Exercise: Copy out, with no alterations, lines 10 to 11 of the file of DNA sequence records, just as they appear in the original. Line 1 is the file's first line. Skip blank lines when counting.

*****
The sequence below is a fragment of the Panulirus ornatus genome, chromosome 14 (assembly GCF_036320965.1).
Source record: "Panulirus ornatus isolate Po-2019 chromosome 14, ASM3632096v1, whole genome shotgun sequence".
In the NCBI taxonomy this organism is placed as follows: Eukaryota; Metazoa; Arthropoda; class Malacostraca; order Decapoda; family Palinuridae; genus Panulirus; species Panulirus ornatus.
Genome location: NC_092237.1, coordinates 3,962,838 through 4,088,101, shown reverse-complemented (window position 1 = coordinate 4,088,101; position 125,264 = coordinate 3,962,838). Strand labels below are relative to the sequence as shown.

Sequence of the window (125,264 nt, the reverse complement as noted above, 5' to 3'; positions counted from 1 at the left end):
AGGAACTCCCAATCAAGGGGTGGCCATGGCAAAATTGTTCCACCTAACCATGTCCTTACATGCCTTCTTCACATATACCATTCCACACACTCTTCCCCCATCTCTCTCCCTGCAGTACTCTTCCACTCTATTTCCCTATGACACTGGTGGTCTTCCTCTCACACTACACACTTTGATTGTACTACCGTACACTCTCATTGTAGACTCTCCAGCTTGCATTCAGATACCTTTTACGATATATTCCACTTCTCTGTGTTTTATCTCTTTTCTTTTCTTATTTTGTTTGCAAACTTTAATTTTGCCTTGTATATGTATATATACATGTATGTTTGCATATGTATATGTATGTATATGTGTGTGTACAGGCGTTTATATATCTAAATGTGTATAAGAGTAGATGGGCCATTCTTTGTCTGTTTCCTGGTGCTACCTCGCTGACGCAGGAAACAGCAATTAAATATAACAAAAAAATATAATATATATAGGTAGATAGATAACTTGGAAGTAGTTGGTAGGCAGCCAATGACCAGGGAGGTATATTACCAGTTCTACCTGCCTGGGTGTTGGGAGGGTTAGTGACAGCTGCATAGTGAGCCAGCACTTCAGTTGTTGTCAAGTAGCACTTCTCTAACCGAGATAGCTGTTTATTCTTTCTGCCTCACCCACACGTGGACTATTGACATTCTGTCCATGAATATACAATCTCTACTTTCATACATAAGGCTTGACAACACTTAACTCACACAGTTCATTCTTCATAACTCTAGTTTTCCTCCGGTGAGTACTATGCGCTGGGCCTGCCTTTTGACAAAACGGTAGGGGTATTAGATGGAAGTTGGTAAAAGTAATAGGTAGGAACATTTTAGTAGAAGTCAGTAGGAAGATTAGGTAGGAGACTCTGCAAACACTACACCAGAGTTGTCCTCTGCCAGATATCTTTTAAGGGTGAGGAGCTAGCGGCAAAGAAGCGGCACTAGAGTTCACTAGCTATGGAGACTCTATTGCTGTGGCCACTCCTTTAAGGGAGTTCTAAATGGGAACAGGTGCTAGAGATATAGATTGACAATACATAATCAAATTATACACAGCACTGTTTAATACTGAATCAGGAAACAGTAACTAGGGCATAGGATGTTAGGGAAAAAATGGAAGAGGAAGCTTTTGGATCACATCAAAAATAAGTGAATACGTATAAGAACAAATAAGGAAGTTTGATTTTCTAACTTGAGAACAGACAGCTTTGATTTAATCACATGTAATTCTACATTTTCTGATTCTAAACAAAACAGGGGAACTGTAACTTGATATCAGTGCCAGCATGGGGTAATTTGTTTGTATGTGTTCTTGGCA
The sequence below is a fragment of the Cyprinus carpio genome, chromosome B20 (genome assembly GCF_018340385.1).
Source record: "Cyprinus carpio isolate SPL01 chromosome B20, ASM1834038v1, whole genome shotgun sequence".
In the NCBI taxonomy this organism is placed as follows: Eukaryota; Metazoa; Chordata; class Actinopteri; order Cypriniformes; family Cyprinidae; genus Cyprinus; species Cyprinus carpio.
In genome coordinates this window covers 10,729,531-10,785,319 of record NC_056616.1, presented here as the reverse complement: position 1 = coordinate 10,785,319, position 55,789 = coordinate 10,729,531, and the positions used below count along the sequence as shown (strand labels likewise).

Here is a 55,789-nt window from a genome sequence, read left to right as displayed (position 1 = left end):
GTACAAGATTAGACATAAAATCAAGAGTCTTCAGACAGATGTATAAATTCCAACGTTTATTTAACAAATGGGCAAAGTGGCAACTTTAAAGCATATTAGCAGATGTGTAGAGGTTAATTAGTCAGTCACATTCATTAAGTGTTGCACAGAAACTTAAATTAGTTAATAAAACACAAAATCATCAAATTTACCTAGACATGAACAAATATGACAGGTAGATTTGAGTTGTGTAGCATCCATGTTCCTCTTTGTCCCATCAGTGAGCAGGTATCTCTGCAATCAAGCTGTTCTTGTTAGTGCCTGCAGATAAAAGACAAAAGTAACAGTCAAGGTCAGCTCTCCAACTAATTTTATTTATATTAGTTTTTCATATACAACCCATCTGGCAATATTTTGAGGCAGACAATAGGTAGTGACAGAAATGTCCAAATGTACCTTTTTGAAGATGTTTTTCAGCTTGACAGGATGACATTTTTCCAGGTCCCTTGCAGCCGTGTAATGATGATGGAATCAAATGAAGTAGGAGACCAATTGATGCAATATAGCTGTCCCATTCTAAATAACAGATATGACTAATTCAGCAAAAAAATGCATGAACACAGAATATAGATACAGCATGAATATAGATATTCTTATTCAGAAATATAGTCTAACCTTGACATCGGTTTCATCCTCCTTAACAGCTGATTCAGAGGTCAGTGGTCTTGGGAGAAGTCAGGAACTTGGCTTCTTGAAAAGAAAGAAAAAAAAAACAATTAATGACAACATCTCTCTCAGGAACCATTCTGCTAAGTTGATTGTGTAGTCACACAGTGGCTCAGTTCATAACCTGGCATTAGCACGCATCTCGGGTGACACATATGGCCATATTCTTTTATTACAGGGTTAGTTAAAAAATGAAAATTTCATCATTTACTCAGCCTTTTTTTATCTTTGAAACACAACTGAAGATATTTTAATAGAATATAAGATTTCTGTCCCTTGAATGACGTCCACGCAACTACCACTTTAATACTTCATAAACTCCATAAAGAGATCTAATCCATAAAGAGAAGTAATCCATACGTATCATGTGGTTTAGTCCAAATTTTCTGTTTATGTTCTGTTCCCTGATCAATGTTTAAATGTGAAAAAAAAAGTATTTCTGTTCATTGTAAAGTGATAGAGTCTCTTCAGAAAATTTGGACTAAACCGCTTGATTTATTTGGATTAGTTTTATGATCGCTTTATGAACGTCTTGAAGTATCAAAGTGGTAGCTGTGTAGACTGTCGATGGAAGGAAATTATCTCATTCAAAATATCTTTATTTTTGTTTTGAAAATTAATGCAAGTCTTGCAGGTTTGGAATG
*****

In genome coordinates this window covers 10,729,531-10,785,319 of record NC_056616.1, presented here as the reverse complement: position 1 = coordinate 10,785,319, position 55,789 = coordinate 10,729,531, and the positions used below count along the sequence as shown (strand labels likewise).

Here is a 55,789-nt window from a genome sequence, read left to right as displayed (position 1 = left end):